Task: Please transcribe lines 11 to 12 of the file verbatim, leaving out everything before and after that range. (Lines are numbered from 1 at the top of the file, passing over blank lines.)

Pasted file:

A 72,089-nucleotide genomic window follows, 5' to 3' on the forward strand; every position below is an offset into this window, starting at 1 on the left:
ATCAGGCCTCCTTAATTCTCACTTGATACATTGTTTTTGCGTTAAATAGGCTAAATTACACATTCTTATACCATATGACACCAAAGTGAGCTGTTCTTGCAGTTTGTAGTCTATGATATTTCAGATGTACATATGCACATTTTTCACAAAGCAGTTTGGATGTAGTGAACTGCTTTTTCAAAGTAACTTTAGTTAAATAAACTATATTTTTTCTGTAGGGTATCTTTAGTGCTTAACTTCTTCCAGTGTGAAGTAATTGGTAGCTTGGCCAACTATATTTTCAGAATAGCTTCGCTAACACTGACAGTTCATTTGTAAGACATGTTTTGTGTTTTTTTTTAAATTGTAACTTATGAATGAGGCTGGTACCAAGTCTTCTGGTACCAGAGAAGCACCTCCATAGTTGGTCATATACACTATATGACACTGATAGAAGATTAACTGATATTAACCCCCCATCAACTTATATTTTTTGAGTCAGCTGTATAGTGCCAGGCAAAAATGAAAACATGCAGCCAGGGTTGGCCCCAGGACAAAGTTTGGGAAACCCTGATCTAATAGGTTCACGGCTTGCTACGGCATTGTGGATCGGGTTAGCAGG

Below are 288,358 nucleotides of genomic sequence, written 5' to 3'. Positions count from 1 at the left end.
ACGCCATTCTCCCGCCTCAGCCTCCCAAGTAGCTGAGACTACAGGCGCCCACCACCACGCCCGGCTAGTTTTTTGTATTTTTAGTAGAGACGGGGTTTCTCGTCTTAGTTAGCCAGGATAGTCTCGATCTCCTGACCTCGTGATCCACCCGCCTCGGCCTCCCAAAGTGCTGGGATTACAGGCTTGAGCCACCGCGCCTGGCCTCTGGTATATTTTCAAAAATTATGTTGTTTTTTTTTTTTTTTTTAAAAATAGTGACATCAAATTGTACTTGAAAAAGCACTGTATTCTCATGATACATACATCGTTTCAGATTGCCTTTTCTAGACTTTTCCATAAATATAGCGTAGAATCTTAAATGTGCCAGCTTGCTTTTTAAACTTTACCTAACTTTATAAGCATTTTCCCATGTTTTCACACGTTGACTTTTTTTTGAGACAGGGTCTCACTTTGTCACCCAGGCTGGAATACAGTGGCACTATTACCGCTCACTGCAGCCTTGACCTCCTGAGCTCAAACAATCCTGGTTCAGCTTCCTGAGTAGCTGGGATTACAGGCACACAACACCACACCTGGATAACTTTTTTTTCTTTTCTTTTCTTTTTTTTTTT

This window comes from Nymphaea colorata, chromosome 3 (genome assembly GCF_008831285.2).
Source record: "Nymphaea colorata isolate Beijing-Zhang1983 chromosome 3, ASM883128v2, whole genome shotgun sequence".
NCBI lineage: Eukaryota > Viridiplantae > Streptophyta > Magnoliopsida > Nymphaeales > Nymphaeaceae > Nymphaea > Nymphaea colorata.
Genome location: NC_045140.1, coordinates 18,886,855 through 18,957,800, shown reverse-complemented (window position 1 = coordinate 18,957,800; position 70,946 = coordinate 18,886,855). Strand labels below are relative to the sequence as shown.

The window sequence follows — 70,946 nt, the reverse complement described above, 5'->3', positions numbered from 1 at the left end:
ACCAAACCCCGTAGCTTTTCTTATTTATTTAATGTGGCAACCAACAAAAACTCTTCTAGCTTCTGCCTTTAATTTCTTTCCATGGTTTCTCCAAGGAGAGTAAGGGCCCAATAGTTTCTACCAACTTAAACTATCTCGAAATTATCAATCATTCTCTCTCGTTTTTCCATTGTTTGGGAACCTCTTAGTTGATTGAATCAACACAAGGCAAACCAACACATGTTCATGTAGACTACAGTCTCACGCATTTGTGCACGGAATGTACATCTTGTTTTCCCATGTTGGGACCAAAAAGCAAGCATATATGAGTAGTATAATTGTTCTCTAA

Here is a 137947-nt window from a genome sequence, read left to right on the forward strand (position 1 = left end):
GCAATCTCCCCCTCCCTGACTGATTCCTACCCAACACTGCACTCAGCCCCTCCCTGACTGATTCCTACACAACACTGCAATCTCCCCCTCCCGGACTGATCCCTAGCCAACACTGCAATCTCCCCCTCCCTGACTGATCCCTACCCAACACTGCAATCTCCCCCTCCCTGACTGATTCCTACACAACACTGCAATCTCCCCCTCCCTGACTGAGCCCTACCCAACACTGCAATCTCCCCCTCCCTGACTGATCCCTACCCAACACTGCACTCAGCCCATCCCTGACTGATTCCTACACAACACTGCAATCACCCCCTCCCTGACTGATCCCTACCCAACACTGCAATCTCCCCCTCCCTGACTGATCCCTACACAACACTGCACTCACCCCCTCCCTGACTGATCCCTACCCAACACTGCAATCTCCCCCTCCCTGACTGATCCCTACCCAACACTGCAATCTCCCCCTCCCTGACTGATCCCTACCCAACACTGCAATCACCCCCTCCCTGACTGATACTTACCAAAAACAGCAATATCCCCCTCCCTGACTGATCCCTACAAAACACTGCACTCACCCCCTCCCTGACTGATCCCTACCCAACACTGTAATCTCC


Here is a 137947-nt window from a genome sequence, read left to right on the forward strand (position 1 = left end):
GCAATCTCCCCCTCCCTGACTGATTCCTACCCAACACTGCACTCAGCCCCTCCCTGACTGATTCCTACACAACACTGCAATCTCCCCCTCCCGGACTGATCCCTAGCCAACACTGCAATCTCCCCCTCCCTGACTGATCCCTACCCAACACTGCAATCTCCCCCTCCCTGACTGATTCCTACACAACACTGCAATCTCCCCCTCCCTGACTGAGCCCTACCCAACACTGCAATCTCCCCCTCCCTGACTGATCCCTACCCAACACTGCACTCAGCCCATCCCTGACTGATTCCTACACAACACTGCAATCACCCCCTCCCTGACTGATCCCTACCCAACACTGCAATCTCCCCCTCCCTGACTGATCCCTACACAACACTGCACTCACCCCCTCCCTGACTGATCCCTACCCAACACTGCAATCTCCCCCTCCCTGACTGATCCCTACCCAACACTGCAATCTCCCCCTCCCTGACTGATCCCTACCCAACACTGCAATCACCCCCTCCCTGACTGATACTTACCAAAAACAGCAATATCCCCCTCCCTGACTGATCCCTACAAAACACTGCACTCACCCCCTCCCTGACTGATCCCTACCCAACACTGTAATCTCC